The White House medical team isn't giving straight answers on Trump's health
The White House physician, surrounded by a group of other doctors, emerged just before noon on Saturday from Walter Reed medical center to give a sunny update on President Donald Trump's condition after his positive Covid-19 diagnosis.Posted — Updated
"This morning the President is doing very well," said Navy Cmdr. Dr. Sean Conley, adding: "The President is fever-free for over 24 hours."
Roughly half an hour after that rosy assessment, came this from a "source familiar with the President's health" speaking to the print and TV pool reporters, "The President's vitals over the last 24 hours were very concerning and the next 48 hours will be critical in terms of his care. We are still not on a clear path to a full recovery."
Uh, what? It's not hard to reconcile what Conley said about Trump's current condition with what the "source familiar with the President's health" said mere minutes later. It's impossible to reconcile the two statements.
And the net result is that the public has no real idea what condition Trump is actually in. Does he have a very mild case of the virus as spokespeople and allies -- and Conley -- have suggested since we learned he was positive for coronavirus early Friday morning? And that he was taken to the hospital out of an abundance of caution? Or are there real concerns that Trump's condition is far more serious, as the use of an experimental Regeneron polyclonal antibody cocktail -- not yet approved by the Food and Drug Administration -- and the eerie background quote suggest?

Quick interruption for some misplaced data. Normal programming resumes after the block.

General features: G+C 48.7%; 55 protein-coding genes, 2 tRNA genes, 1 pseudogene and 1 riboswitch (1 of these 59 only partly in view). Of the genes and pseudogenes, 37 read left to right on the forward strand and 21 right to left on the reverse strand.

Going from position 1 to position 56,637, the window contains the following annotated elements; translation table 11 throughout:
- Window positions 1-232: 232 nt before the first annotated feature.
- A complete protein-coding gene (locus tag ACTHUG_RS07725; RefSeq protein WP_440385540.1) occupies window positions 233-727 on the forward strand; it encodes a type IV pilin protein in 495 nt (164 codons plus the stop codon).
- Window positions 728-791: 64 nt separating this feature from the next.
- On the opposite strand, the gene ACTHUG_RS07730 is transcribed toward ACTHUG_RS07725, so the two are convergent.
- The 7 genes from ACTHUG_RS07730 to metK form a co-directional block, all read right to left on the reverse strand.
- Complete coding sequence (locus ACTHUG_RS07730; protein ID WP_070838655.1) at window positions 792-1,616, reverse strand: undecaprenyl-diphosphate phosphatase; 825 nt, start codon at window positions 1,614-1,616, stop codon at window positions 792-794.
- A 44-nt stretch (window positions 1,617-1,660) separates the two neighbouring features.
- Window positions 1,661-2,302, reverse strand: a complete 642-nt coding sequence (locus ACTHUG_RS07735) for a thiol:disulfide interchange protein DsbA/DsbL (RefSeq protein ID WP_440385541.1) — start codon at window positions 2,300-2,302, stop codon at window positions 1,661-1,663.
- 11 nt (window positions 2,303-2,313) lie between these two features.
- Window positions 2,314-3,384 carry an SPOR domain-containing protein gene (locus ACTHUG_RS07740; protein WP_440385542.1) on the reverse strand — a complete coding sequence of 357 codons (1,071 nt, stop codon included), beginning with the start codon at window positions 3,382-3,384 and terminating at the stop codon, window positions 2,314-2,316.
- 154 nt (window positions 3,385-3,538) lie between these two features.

There's simply no way of knowing, which is the problem. The President of the United States is the single most powerful person in the country -- and one of the most powerful in the world. The specifics of his current health matter for a number of reasons, but chief among them is -- if he is indeed sicker than Conley is letting on -- maintaining the continuity of government.